Dominic Purcell as Tim Manfrey
Brooke Langton as Aviva Masters
Orlando Jones as Steven Johnson
Jürgen Prochnow as Jacob Krieg
Gideon Emery as Mathew Collins
Gabriel Malema as Jojo
Linda Mpondo as Gold Tooth
Lehlohonolo Makoko as Beanpole
Dumisani Mbebe as Harry
Eddy Bekombo as Ato
Chris April as Captain
Ernest Ndhlovu as Shaman
Erika Wessels as Dr. Cathy Andrews
Directed by Michael Katleman
Owing more to “Jaws” and “Orca” than “Anaconda,” this adventure-thriller still suffers from the predictable formula issues that comes with its creature feature roots.
Television producer Tim Manfrey (Dominic Purcell) leads a team down to the Burundi section of Africa to investigate and try to capture a large killer crocodile dubbed Gustave, who has been killing and eating hundreds of natives.
For some reason, the makers of this film don’t want you to know an important part of the premise going into the movie, which seems pretty silly when it’s revealed quite literally within the first five minutes as a scientist examining a series of mass graves in Africa is dragged to her doom. Seconds later, the news is reporting the crocodile-slaying and a television producer (Purcell) is shipped off with a cameraman (Orlando Jones) and cub reporter (Evangeline Lilly lookalike Brooke Langton) to capture the croc, not on film but for real. They’re more or less ably assisted by a local hunter and a Steve Irwin wannabe who’s devised a plan to cage the beast.
While some people going into “Primeval” might know about the croc, those tempted by the thought of a gruesome serial killer thriller might be surprised to learn that it’s really an African adventure-thriller where a group of characters looking for this croc, end up encountering terror of a more human nature. You see, there are two Gustaves posing a threat to the people of Burundi, one being the croc living in the river and the other being a mysterious local warlord at the center of a bloody civil war. The latter element allows the film to take a more serious, real world approach to the material, rather than being the silly B-movie creature feature that’s become so common. Then again, those expecting a non-stop series of croc killings might get bored, as it takes the far more effective “Jaws approach” of making the beast’s presence felt without having it be a constant.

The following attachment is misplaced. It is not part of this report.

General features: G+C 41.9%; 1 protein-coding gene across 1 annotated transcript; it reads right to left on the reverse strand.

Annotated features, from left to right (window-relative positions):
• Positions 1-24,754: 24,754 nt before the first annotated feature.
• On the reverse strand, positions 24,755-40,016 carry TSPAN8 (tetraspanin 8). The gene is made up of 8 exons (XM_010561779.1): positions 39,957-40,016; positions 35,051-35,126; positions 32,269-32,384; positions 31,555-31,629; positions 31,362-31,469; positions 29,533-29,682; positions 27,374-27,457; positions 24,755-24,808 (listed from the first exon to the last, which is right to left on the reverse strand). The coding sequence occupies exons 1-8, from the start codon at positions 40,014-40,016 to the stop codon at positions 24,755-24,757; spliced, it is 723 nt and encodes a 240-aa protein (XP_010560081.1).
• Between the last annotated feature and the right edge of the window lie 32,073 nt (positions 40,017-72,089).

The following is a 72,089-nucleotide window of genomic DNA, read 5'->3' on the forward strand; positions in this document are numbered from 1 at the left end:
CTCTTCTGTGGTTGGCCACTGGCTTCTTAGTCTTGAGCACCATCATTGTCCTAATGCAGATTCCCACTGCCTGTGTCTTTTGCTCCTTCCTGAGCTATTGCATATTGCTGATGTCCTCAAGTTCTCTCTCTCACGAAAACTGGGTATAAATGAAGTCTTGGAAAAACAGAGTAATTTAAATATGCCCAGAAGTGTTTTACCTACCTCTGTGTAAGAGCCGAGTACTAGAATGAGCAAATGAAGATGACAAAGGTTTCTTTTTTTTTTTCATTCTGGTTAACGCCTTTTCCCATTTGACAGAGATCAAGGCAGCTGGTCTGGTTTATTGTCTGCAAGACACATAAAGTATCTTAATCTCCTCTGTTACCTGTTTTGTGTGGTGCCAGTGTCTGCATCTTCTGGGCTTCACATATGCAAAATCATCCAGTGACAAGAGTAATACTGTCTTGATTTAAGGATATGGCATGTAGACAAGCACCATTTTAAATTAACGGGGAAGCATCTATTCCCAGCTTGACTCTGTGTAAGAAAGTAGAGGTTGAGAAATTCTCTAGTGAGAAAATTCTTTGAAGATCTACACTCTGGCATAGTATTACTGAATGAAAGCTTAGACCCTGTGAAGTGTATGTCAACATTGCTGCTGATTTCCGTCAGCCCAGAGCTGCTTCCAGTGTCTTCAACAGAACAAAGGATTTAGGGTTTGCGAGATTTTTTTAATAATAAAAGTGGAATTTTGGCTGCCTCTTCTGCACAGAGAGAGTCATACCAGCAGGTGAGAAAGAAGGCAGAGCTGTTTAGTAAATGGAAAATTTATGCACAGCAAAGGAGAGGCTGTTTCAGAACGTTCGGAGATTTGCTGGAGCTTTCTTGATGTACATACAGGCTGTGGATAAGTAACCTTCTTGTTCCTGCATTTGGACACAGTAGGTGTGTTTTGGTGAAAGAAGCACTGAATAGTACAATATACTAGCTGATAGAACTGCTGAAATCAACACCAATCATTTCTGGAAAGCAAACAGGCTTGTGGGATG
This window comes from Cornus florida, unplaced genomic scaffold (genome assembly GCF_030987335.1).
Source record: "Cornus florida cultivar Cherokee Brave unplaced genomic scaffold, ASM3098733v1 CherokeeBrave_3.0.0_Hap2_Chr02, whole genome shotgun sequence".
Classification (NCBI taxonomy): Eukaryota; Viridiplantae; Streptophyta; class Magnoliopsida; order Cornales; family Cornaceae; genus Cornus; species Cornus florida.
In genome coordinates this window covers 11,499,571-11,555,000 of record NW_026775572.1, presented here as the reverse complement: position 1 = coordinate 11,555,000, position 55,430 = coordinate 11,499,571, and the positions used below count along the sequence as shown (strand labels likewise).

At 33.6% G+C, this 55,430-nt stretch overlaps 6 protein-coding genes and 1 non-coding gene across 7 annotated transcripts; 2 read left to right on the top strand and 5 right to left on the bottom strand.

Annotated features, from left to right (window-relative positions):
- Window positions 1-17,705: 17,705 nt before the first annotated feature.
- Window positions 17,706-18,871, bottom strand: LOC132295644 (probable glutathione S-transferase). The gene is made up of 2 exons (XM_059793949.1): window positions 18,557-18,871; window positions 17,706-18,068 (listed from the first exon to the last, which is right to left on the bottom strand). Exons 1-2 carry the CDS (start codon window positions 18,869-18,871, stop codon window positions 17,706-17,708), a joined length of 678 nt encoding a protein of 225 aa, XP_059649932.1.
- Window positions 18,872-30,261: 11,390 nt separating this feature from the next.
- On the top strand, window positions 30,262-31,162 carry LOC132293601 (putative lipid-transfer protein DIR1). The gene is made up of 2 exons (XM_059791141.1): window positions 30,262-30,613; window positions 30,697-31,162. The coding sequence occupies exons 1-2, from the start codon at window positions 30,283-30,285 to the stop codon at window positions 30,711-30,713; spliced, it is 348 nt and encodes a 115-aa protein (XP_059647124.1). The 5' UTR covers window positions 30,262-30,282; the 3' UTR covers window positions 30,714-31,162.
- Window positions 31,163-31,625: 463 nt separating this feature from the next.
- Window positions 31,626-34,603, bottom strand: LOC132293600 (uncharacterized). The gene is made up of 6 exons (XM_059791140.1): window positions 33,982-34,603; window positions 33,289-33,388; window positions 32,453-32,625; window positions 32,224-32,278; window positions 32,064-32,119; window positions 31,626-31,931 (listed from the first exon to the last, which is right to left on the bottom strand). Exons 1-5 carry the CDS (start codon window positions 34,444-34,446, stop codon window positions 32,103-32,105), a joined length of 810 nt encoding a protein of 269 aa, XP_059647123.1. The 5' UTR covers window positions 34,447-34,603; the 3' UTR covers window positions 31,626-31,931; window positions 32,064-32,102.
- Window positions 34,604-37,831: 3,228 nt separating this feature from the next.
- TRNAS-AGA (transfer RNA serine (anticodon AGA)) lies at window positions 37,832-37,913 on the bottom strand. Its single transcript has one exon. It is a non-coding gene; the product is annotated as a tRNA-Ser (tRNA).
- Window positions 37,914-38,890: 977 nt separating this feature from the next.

It’s rare for this kind of movie to have a decent cast. In that sense, Dominic Purcell (“Prison Break”) is a better actor than the normal young pretty boy, but he’s a bit stiff overall, and not really the normal movie protagonist who steps into the heroic role one might expect. Instead, he allows this to be more of an ensemble thing with all of the actors pulling their weight, and only Jürgen Prochnow is acting as if he’s slumming it with his part as a vengeful hunter. More often than not, it’s Orlando Jones who steals the movie, as the smart-mouthed cameraman who delivers a few hysterical quips at just the right time to lighten things up. Those who start counting the minutes until his character gets CHOMPed might be waiting a bit longer than normal. Other than Jones, it remains an intensely serious affair with the only real laughs being the intentional kind.
The script for a movie like this could have been an abomination, but it’s not so bad, maybe since the writers actually did some research into the politics of Africa, which is ably incorporated into the plot to make it smarter than the average monster movie. Then again, as much as it tries to break away from the formulaic cliches inherent with that genre, it does downshift into a predictable pattern at a certain point and never recovers.
Michael Katleman does a decent job with the material, delivering a suspenseful thriller, rather than going for actual scares, but it fully earns its R-rating with a few gruesome maulings that would sate the most bloodthirsty of viewer. Really though, it’s never so much about that, as it is about this group of characters trying to survive in the setting, and Katleman takes full advantage of the film’s gorgeous African environment, while giving the movie a distinctive look.
In the end though, it was probably wise for the film’s marketing team to sidestep the crocodile, because it’s not exactly the greatest CG achievement ever put on film, making it the movie’s weakest link. It looks okay when stationary, but it doesn’t really move or act like you might expect a croc to move, even a super-fast giant one. Things tend to happen so fast when Gustave shows up that it’s often hard to tell what’s going on, and when we finally see the beast in the daylight, it looks more silly than menacing as it waddles quickly after its latest kill. There are also some serious issues with the shifting size of the beast, rarely remaining consistent, and it never really seems as huge as it’s implied. With that in mind, those seeing this movie just for the crocodile might feel let down, and others might be surprised that the movie might have worked just as well or better without it.
The Bottom Line:
“Primeval” is by no means terrible, and it certainly has enough laughs and thrills to keep things entertaining for a good 70 minutes, but ultimately, it’s disappointing in how predictable it becomes, simply due to the formulaic nature of its genre roots.